Given his involvement with the legendary acid-trip rock band of the flower power era (and of all time), as well as the freewheeling, “free love” reputation of the scene it dominated, one could easily assume Turner sort of stumbled onto the recipes that his highcaliber instruments and electronics are known for. Nothing could be further from the truth. He studied acoustics and the science of sound extensively, and even took Don Davis’s famed Synergetic Audio Concepts (aka “SynAudCon”) class. He also learned invaluable lessons from his association with Wickersham (whom he calls “a genius”), John Curl—who remains on the cutting age of audio design—and Dead live sound mixer Owsley “Bear” Stanley. In fact, the lessons garnered from this time with Alembic and the Rumours sessions with Buckingham were crucial to Turner’s development of the Model 1.

“Based on talks with Lindsey, and also the general criticism of Alembic guitars, I started thinking very deliberately,” says Turner. “I said, ‘Okay, what I’ve got to do is climb down off this branch of the tree and get down on the ground and look around for another tree to go up, in terms of guitar design.’ I went to a set-neck guitar with a mahogany body to try to get the best of both worlds. I wanted more of that clarity from the body, because I had played that hybrid SG and didn’t like its whippy neck. I also thought the SG was fabulous within about a one-octave range, so I wanted to extend that range. The choice of an arched top and back was very deliberate. I really thought about every aspect of the instrument. And then I showed Lindsey the blueprints and he said, ‘Oh, you know, I’d get one of these. I’d like the first one.’ And then Alembic blew up on me. Part of the settlement was that I left with the design.”

Few get to see the beauty of the Model 1’s backside

Acoustic Roots Electrified, Then Unplugged
The Model 1 blueprint, which sits high on a wall above a workbench in Turner’s factory, is torn on one side and looks deceptively simple. Asked if trial and error were part of the process when going from blueprint to the first Model 1 sent to Buckingham, Turner says, “I knew what I was going to make. I knew what it was going to sound like. I got the first one made and plugged it in, and it was exactly what I had thought it would be. And that was the guitar that really showed me that I could design from scratch and know what the results were going to be—sonically, as well as aesthetically. It was a turning point for me in gaining confidence as a designer.”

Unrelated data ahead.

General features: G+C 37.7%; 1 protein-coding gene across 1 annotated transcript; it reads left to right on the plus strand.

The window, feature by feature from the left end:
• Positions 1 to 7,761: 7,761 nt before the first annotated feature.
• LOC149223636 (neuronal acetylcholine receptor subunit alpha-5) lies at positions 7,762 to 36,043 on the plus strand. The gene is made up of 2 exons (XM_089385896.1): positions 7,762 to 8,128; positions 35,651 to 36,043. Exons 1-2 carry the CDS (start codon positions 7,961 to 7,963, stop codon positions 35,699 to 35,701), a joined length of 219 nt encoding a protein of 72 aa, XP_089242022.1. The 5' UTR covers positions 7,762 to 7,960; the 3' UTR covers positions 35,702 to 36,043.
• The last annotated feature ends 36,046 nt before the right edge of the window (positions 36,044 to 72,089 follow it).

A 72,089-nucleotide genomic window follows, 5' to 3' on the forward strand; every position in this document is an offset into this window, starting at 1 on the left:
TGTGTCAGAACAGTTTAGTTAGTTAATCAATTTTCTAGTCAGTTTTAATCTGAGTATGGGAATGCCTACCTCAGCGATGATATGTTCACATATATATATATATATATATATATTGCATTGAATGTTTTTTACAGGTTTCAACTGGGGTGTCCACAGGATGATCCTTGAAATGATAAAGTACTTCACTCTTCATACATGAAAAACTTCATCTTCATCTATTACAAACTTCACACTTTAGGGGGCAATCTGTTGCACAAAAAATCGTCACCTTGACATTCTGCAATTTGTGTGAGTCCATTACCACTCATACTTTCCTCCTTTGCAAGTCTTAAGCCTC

Although its forward-thinking features revolutionized the electricguitar universe, the Model 1 was inspired by designs from way back in the history of 6-string luthiery. “I had this Stauffer guitar from 1820s Vienna—[Johann Georg] Stauffer was the guy who taught C.F. Martin how to build guitars,” Turner explains. “The Model 1 is basically a Stauffer with a cutaway and slight modifications.”

With those roots, as well as the soundhole look of its unique, rotating pickup assembly, it’s not surprising that most people think the Model 1 is hollow. “But it isn’t,” Turner says. “It’s a solidbody. I wanted a mahogany body that would give it warmth like the original Les Paul Custom, the ‘Black Beauty’—which is all mahogany and doesn’t have the maple cap. I was looking for the warmth and sustaining quality of the mahogany and the clarity of the Strat.”

However, considering the Model 1’s rather petite outline, what is somewhat surprising is that the guitar is on the heavy side—but that seems to lend it a resonance and character beyond most traditional electrics. “That’s the combination of the mahogany and the maple and purpleheart neck,” says Turner, who also attributes those properties to the relatively wideband humbucker and its ability to remain remarkably clear. “Then you throw in the EQ, which lets you do some really trick things with amp voicings—you know, tickle the tubes with a nice midrange boost.”

These days, Turner manufactures Model 1 electronics in his shop and at D-TAR, the company he founded with Seymour Duncan. The first Model 1’s electronics— which were basically a single channel of parametric EQ without a bandwidth control—were made by Jim Furman. When Turner worked at Alembic, their guitars had similar features but never quite realized their tonal potential, whereas his Model 1 capitalized on an impeccable blend of excellent woodworking, playability, electronics, and, most importantly, tone.

“I kind of like a challenge, so part of the exercise with the Model 1 was seeing how far I could take a singlepickup instrument. It had a frequency sweep control, and then boost and cut, and then EQ in and EQ out, and Volume and Tone. So it had Volume and passive Tone and an EQ section.”

Naturally, the electronics have evolved over the years. Considering its creator, how could they not? Turner expanded the versatility of the rotating humbucker by adding a piezo pickup and updated electronics that allow you to split the magnetic pickup or bypass the onboard EQ. Turner is also developing a more affordable model without the piezo and EQ circuit.